Third District Appellate Judge Forced into Retirement for Delaying Cases


By Robert J. Hansen

A California Appellate judge was forced into retirement last week and agreed to never serve as a judge after the Commission on Judicial Performance found misconduct and a failure to exercise authority, according to court documents.

Justice Vance W. Raye, presiding Justice of the Third District Court of Appeal since 2010, engaged in a pattern of delaying around 200 appellate cases over ten years and failed to properly exercise administrative and supervisory authority for the expeditious resolution of cases.

“Justice Raye’s conduct caused prejudice to civil litigants and criminal defendants. Prejudice can occur in civil cases by parties suffering from uncertainty as disputes remain unresolved, or the payments of money judgments are delayed,” the Commission said in its ruling.

The commission surveyed approximately 200 matters assigned to Raye from 2011 to 2021, in which more than one year passed between the completion of the briefing and the issuance of an opinion.

At the same time, a significant number of cases languished for years. Raye’s oldest completed case had aged seven years and nine months after being fully briefed before the parties dismissed the matter.

Two of Raye’s cases were delayed between six and seven years; five between five and six years; 17 between four and five years; 29 between three and four years; and 45 between two and three years.

Justice Raye was aware of his growing backlog of cases.

He received monthly reports that identified his assigned cases and the date of each assignment.

The justices in the Third District discussed the topic of delay and the court’s “growing backlog of appeals” at several justices’ meetings and three court retreats from 2012 through 2018.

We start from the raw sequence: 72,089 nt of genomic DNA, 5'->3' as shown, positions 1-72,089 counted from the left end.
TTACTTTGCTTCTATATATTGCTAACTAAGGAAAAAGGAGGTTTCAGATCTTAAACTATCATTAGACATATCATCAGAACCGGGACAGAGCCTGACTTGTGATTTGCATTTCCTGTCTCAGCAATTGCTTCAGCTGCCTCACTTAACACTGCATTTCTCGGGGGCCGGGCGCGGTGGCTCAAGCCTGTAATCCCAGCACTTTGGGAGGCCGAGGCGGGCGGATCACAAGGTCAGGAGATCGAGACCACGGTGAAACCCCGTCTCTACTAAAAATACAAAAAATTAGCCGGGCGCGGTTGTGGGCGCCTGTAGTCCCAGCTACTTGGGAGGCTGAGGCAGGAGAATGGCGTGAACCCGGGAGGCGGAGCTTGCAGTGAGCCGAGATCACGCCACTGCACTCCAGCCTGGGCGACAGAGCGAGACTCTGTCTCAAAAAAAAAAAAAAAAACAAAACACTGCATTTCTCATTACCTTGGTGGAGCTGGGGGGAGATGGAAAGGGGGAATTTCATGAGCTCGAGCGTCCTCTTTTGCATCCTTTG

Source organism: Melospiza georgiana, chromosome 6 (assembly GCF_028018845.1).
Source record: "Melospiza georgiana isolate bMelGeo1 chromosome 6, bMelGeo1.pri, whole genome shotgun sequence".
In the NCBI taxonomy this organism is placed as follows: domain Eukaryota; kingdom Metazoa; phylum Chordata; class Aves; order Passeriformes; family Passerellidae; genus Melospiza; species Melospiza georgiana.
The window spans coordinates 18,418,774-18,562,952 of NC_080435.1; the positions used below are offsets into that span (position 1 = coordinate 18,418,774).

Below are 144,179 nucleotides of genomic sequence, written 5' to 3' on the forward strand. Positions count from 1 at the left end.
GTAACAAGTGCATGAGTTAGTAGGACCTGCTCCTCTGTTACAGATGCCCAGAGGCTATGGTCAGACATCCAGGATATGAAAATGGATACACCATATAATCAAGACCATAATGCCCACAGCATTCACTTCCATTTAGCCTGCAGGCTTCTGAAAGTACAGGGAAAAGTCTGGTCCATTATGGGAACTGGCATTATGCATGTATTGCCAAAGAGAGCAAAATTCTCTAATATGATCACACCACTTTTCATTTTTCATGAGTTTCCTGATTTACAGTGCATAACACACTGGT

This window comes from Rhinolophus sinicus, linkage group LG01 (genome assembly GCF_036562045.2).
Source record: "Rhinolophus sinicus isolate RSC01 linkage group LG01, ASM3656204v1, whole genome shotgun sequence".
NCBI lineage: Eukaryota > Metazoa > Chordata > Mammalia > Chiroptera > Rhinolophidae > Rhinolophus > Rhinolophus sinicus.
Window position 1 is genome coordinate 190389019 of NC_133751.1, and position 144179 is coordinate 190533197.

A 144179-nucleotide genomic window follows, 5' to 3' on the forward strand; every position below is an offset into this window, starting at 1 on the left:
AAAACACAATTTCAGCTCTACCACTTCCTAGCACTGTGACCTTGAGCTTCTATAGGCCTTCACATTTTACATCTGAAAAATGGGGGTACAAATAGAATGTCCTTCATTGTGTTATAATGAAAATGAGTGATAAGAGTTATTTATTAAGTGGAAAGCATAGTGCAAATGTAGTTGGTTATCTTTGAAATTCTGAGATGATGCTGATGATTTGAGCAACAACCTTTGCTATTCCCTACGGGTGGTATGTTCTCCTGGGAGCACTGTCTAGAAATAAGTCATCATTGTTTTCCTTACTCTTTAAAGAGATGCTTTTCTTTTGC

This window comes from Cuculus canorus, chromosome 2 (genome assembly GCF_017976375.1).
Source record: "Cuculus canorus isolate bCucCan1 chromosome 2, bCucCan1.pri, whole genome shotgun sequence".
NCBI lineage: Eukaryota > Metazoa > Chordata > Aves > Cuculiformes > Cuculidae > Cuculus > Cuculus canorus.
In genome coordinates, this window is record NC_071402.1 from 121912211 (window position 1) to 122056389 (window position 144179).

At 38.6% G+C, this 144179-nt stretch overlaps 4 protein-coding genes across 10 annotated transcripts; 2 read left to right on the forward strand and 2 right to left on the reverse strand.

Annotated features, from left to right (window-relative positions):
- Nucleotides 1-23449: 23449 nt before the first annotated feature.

The pattern of chronic delay created the appearance that the delay could affect adjudicative decisions, and impede or deny meaningful appellate review.

Justice Raye’s conduct was, at a minimum, improper action within the meaning of the California Constitution, the Commission found.

The Justice acknowledged that he was aware of his backlog and admitted his misconduct and stipulated discipline.

Justice Raye was appointed to Sacramento Superior Court in 1989 and as an Associate Justice on the Third District Court of Appeal in 1991.

Raye entered into a stipulation agreement with Director-Chief Counsel Gregory Dresser to resolve the pending preliminary investigation by agreeing to public admonishment, to retire, and not to serve in a judicial capacity, subordinate judicial officer, or judge pro tem with any court in the State of California, or accept a reference of work from any California state court, at any time after June 1, 2022.

Raye advised Governor Gavin Newsom of his retirement from judicial office, on June 1, 2022.


About The Author

Robert J Hansen is an investigative journalist and economist. Robert is covering the Yolo County DA's race for the Vanguard.

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